These practical challenges are all about making a 'tray' and covering it with paper.
Are all the possible combinations of two shapes included in this
set of 27 cards? How do you know?
How many triangles can you make on the 3 by 3 pegboard?
An activity making various patterns with 2 x 1 rectangular tiles.
Can you order pictures of the development of a frog from frogspawn
and of a bean seed growing into a plant?
Kate has eight multilink cubes. She has two red ones, two yellow, two green and two blue. She wants to fit them together to make a cube so that each colour shows on each face just once.
Using different numbers of sticks, how many different triangles are
you able to make? Can you make any rules about the numbers of
sticks that make the most triangles?
Take 5 cubes of one colour and 2 of another colour. How many
different ways can you join them if the 5 must touch the table and
the 2 must not touch the table?
How can you put five cereal packets together to make different
shapes if you must put them face-to-face?
What is the smallest cuboid that you can put in this box so that
you cannot fit another that's the same into it?
How many models can you find which obey these rules?
Take a rectangle of paper and fold it in half, and half again, to
make four smaller rectangles. How many different ways can you fold
The ancient Egyptians were said to make right-angled triangles
using a rope with twelve equal sections divided by knots. What
other triangles could you make if you had a rope like this?
In how many ways can you fit two of these yellow triangles
together? Can you predict the number of ways two blue triangles can
be fitted together?
Let's say you can only use two different lengths - 2 units and 4
units. Using just these 2 lengths as the edges how many different
cuboids can you make?
This activity investigates how you might make squares and pentominoes from Polydron.
What is the greatest number of counters you can place on the grid below without four of them lying at the corners of a square?
Investigate the smallest number of moves it takes to turn these
mats upside-down if you can only turn exactly three at a time.
What is the largest number of circles we can fit into the frame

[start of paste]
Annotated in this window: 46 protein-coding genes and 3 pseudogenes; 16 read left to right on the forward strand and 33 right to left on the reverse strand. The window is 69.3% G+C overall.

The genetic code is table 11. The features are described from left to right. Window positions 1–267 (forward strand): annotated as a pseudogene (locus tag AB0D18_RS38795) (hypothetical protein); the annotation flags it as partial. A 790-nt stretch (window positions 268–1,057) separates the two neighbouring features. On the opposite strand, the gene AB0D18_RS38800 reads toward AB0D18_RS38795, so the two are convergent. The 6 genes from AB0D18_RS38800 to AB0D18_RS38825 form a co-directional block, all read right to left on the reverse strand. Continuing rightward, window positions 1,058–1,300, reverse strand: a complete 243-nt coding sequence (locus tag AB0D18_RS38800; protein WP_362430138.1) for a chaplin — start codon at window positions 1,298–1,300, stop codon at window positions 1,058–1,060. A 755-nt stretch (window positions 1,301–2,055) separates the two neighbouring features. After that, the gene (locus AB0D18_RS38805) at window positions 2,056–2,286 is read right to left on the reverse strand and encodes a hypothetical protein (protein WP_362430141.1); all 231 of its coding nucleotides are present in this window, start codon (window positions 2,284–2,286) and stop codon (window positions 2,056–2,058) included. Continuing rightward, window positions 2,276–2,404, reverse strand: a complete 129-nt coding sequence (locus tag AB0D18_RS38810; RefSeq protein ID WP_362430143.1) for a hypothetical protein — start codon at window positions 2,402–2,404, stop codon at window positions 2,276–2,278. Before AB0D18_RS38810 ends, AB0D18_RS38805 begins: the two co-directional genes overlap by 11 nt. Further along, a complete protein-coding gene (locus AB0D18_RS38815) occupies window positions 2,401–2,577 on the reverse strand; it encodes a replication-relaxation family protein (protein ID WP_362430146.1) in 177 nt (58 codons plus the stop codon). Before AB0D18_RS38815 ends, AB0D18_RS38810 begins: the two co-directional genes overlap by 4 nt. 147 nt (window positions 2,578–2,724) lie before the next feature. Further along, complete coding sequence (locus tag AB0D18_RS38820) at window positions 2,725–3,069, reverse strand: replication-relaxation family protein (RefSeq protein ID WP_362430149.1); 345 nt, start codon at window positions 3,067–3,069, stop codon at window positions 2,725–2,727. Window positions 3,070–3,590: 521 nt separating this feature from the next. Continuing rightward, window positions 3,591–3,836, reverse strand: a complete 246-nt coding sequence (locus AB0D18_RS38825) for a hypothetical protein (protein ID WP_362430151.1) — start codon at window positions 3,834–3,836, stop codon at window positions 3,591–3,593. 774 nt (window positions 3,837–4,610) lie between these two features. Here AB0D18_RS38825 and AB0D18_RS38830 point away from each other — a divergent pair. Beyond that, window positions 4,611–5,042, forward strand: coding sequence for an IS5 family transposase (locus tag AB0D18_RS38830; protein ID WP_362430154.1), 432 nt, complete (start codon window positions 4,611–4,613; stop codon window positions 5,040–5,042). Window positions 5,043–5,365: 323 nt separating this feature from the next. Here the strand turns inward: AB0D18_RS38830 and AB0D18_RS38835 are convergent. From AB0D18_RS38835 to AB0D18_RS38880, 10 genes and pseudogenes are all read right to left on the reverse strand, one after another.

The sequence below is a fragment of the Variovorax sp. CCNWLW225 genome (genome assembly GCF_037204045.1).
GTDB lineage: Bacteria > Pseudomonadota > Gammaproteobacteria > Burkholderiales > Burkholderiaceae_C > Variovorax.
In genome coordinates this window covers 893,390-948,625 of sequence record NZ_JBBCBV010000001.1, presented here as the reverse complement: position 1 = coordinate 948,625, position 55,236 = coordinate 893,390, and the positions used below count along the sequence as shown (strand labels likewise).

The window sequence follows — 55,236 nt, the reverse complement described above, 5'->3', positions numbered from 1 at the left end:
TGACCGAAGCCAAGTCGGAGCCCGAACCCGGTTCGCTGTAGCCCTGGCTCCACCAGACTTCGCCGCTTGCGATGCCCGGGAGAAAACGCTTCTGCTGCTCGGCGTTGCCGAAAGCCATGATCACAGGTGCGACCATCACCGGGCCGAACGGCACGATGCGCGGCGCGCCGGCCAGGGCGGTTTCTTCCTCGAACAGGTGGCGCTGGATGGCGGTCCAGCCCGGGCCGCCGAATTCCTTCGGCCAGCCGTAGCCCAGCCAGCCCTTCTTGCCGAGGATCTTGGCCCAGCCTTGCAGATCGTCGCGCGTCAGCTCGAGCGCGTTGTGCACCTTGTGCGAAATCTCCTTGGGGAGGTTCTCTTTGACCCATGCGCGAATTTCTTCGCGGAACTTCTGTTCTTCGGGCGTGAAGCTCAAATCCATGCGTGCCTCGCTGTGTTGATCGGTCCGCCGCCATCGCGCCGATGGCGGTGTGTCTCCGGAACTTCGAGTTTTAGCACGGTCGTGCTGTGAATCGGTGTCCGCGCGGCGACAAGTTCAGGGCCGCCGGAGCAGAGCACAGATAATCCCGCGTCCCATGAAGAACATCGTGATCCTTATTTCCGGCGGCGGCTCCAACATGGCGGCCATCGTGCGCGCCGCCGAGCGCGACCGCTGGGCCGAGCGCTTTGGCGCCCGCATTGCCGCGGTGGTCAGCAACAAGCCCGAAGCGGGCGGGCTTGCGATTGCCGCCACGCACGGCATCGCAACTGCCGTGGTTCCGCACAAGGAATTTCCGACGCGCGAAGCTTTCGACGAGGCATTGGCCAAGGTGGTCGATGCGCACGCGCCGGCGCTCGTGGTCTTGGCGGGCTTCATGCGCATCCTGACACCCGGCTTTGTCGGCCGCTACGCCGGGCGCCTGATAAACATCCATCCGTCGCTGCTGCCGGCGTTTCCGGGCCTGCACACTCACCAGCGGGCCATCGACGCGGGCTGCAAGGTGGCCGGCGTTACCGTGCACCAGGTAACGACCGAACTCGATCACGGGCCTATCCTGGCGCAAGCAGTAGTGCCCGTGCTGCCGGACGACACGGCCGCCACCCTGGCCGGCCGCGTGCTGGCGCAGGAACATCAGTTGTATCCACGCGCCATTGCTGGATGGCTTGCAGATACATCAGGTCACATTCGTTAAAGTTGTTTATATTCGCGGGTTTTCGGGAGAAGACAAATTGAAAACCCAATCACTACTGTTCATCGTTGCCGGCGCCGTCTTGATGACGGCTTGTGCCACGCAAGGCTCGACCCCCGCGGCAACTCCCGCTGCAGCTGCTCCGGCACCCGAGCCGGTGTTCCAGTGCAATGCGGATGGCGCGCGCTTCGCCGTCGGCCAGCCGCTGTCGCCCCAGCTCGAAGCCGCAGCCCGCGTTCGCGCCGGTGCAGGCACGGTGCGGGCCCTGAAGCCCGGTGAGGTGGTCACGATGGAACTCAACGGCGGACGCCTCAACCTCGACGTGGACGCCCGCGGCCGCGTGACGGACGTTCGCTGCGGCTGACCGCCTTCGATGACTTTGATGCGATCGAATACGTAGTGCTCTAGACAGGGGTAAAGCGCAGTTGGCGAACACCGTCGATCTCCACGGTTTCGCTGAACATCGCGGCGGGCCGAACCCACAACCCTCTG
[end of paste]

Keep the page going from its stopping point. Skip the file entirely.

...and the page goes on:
without them overlapping? How do you know? What will happen if you
try the other shapes?
What do these two triangles have in common? How are they related?
How can you arrange the 5 cubes so that you need the smallest number of Brush Loads of paint to cover them? Try with other numbers of cubes as well.
Can you make the most extraordinary, the most amazing, the most
unusual patterns/designs from these triangles which are made in a
How many different cuboids can you make when you use four CDs or
DVDs? How about using five, then six?
What happens to the area of a square if you double the length of
the sides? Try the same thing with rectangles, diamonds and other
shapes. How do the four smaller ones fit into the larger one?
This practical investigation invites you to make tessellating
shapes in a similar way to the artist Escher.
Can you each work out the number on your card? What do you notice?
How could you sort the cards?
Our 2008 Advent Calendar has a 'Making Maths' activity for every
day in the run-up to Christmas.
In this challenge, you will work in a group to investigate circular
fences enclosing trees that are planted in square or triangular
Make new patterns from simple turning instructions. You can have a
go using pencil and paper or with a floor robot.
What are the next three numbers in this sequence? Can you explain
why are they called pyramid numbers?
Can you make the birds from the egg tangram?
We went to the cinema and decided to buy some bags of popcorn so we
asked about the prices. Investigate how much popcorn each bag holds
so find out which we might have bought.
This practical problem challenges you to create shapes and patterns
with two different types of triangle. You could even try
NRICH December 2006 advent calendar - a new tangram for each day in
the run-up to Christmas.
Arrange your fences to make the largest rectangular space you can. Try with four fences, then five, then six etc.
Here is a version of the game 'Happy Families' for you to make and
This was a problem for our birthday website. Can you use four of these pieces to form a square? How about making a square with all five pieces?
How do you know if your set of dominoes is complete?
Can you create more models that follow these rules?
A group of children are discussing the height of a tall tree. How would you go about finding out its height?
Can you fit the tangram pieces into the outline of this junk?
Take a counter and surround it by a ring of other counters that
MUST touch two others. How many are needed?
Here are some ideas to try in the classroom for using counters to investigate number patterns.
Can you fit the tangram pieces into the outline of Wai Ping, Wah Ming and Chi Wing?
Can you recreate this Indian screen pattern? Can you make up
similar patterns of your own?
If you'd like to know more about Primary Maths Masterclasses, this
is the package to read! Find out about current groups in your
region or how to set up your own.
This practical activity involves measuring length/distance.
These squares have been made from Cuisenaire rods. Can you describe
the pattern? What would the next square look like?
Have a go at drawing these stars which use six points drawn around
a circle. Perhaps you can create your own designs?
Can you fit the tangram pieces into the outline of this telephone?